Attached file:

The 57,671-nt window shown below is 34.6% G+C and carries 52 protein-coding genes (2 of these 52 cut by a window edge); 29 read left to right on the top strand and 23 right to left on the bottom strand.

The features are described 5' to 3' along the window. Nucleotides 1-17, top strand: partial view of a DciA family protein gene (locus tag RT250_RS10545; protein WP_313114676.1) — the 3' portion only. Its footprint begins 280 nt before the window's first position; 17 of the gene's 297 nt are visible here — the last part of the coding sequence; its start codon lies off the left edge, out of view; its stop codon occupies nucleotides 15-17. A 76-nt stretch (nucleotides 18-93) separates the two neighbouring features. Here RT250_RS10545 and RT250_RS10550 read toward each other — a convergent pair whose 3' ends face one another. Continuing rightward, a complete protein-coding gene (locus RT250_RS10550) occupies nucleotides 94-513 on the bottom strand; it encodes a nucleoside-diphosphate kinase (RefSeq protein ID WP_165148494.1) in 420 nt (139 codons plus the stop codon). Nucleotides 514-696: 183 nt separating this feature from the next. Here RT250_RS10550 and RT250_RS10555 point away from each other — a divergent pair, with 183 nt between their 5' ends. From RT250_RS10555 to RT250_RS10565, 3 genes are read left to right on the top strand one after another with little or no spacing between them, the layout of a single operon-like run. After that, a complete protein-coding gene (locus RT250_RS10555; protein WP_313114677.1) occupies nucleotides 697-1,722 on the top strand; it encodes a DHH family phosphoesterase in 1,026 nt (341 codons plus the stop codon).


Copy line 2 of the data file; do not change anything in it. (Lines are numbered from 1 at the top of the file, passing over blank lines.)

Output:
The features are described 5' to 3' along the window. Nucleotides 1-17, top strand: partial view of a DciA family protein gene (locus tag RT250_RS10545; protein WP_313114676.1) — the 3' portion only. Its footprint begins 280 nt before the window's first position; 17 of the gene's 297 nt are visible here — the last part of the coding sequence; its start codon lies off the left edge, out of view; its stop codon occupies nucleotides 15-17. A 76-nt stretch (nucleotides 18-93) separates the two neighbouring features. Here RT250_RS10545 and RT250_RS10550 read toward each other — a convergent pair whose 3' ends face one another. Continuing rightward, a complete protein-coding gene (locus RT250_RS10550) occupies nucleotides 94-513 on the bottom strand; it encodes a nucleoside-diphosphate kinase (RefSeq protein ID WP_165148494.1) in 420 nt (139 codons plus the stop codon). Nucleotides 514-696: 183 nt separating this feature from the next. Here RT250_RS10550 and RT250_RS10555 point away from each other — a divergent pair, with 183 nt between their 5' ends. From RT250_RS10555 to RT250_RS10565, 3 genes are read left to right on the top strand one after another with little or no spacing between them, the layout of a single operon-like run. After that, a complete protein-coding gene (locus RT250_RS10555; protein WP_313114677.1) occupies nucleotides 697-1,722 on the top strand; it encodes a DHH family phosphoesterase in 1,026 nt (341 codons plus the stop codon).